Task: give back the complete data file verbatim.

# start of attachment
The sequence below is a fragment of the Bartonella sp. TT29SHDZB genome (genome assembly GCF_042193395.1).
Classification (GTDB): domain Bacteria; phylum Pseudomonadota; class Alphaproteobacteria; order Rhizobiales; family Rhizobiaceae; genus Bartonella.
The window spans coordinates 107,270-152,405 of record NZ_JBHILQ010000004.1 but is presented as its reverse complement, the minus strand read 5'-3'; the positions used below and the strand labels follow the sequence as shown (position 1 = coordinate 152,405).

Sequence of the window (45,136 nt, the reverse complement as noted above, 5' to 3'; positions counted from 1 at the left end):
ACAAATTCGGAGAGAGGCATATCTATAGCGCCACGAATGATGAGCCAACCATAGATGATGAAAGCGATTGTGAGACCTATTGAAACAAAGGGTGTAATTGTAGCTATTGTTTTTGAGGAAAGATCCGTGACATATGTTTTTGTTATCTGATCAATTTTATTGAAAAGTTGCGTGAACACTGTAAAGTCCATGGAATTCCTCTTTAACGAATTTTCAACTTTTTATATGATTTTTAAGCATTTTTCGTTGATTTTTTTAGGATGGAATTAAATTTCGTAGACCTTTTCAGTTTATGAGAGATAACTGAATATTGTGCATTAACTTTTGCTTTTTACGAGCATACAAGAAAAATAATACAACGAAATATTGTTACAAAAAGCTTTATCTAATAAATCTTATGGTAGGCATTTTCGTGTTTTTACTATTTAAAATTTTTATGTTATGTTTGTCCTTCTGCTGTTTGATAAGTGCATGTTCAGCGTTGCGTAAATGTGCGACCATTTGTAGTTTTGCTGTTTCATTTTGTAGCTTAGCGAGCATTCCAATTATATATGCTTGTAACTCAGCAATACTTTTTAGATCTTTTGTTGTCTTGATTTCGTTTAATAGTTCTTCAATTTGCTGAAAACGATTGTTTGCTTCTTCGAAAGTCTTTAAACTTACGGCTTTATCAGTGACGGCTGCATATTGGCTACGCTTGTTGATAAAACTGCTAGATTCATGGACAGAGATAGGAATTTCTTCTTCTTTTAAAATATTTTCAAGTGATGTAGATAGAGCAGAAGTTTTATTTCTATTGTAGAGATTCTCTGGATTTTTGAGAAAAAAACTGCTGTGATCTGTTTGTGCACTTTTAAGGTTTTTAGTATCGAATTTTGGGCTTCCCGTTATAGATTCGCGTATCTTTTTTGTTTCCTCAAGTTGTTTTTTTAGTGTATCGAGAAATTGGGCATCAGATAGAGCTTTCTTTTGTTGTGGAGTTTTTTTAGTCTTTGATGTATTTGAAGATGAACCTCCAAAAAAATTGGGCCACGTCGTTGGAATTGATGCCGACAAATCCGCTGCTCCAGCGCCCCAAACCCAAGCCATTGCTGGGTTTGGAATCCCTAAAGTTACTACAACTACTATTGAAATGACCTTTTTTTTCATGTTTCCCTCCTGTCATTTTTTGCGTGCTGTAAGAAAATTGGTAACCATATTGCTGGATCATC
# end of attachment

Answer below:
The sequence below is a fragment of the Bartonella sp. TT29SHDZB genome (genome assembly GCF_042193395.1).
Classification (GTDB): domain Bacteria; phylum Pseudomonadota; class Alphaproteobacteria; order Rhizobiales; family Rhizobiaceae; genus Bartonella.
The window spans coordinates 107,270-152,405 of record NZ_JBHILQ010000004.1 but is presented as its reverse complement, the minus strand read 5'-3'; the positions used below and the strand labels follow the sequence as shown (position 1 = coordinate 152,405).

Sequence of the window (45,136 nt, the reverse complement as noted above, 5' to 3'; positions counted from 1 at the left end):
ACAAATTCGGAGAGAGGCATATCTATAGCGCCACGAATGATGAGCCAACCATAGATGATGAAAGCGATTGTGAGACCTATTGAAACAAAGGGTGTAATTGTAGCTATTGTTTTTGAGGAAAGATCCGTGACATATGTTTTTGTTATCTGATCAATTTTATTGAAAAGTTGCGTGAACACTGTAAAGTCCATGGAATTCCTCTTTAACGAATTTTCAACTTTTTATATGATTTTTAAGCATTTTTCGTTGATTTTTTTAGGATGGAATTAAATTTCGTAGACCTTTTCAGTTTATGAGAGATAACTGAATATTGTGCATTAACTTTTGCTTTTTACGAGCATACAAGAAAAATAATACAACGAAATATTGTTACAAAAAGCTTTATCTAATAAATCTTATGGTAGGCATTTTCGTGTTTTTACTATTTAAAATTTTTATGTTATGTTTGTCCTTCTGCTGTTTGATAAGTGCATGTTCAGCGTTGCGTAAATGTGCGACCATTTGTAGTTTTGCTGTTTCATTTTGTAGCTTAGCGAGCATTCCAATTATATATGCTTGTAACTCAGCAATACTTTTTAGATCTTTTGTTGTCTTGATTTCGTTTAATAGTTCTTCAATTTGCTGAAAACGATTGTTTGCTTCTTCGAAAGTCTTTAAACTTACGGCTTTATCAGTGACGGCTGCATATTGGCTACGCTTGTTGATAAAACTGCTAGATTCATGGACAGAGATAGGAATTTCTTCTTCTTTTAAAATATTTTCAAGTGATGTAGATAGAGCAGAAGTTTTATTTCTATTGTAGAGATTCTCTGGATTTTTGAGAAAAAAACTGCTGTGATCTGTTTGTGCACTTTTAAGGTTTTTAGTATCGAATTTTGGGCTTCCCGTTATAGATTCGCGTATCTTTTTTGTTTCCTCAAGTTGTTTTTTTAGTGTATCGAGAAATTGGGCATCAGATAGAGCTTTCTTTTGTTGTGGAGTTTTTTTAGTCTTTGATGTATTTGAAGATGAACCTCCAAAAAAATTGGGCCACGTCGTTGGAATTGATGCCGACAAATCCGCTGCTCCAGCGCCCCAAACCCAAGCCATTGCTGGGTTTGGAATCCCTAAAGTTACTACAACTACTATTGAAATGACCTTTTTTTTCATGTTTCCCTCCTGTCATTTTTTGCGTGCTGTAAGAAAATTGGTAACCATATTGCTGGATCATC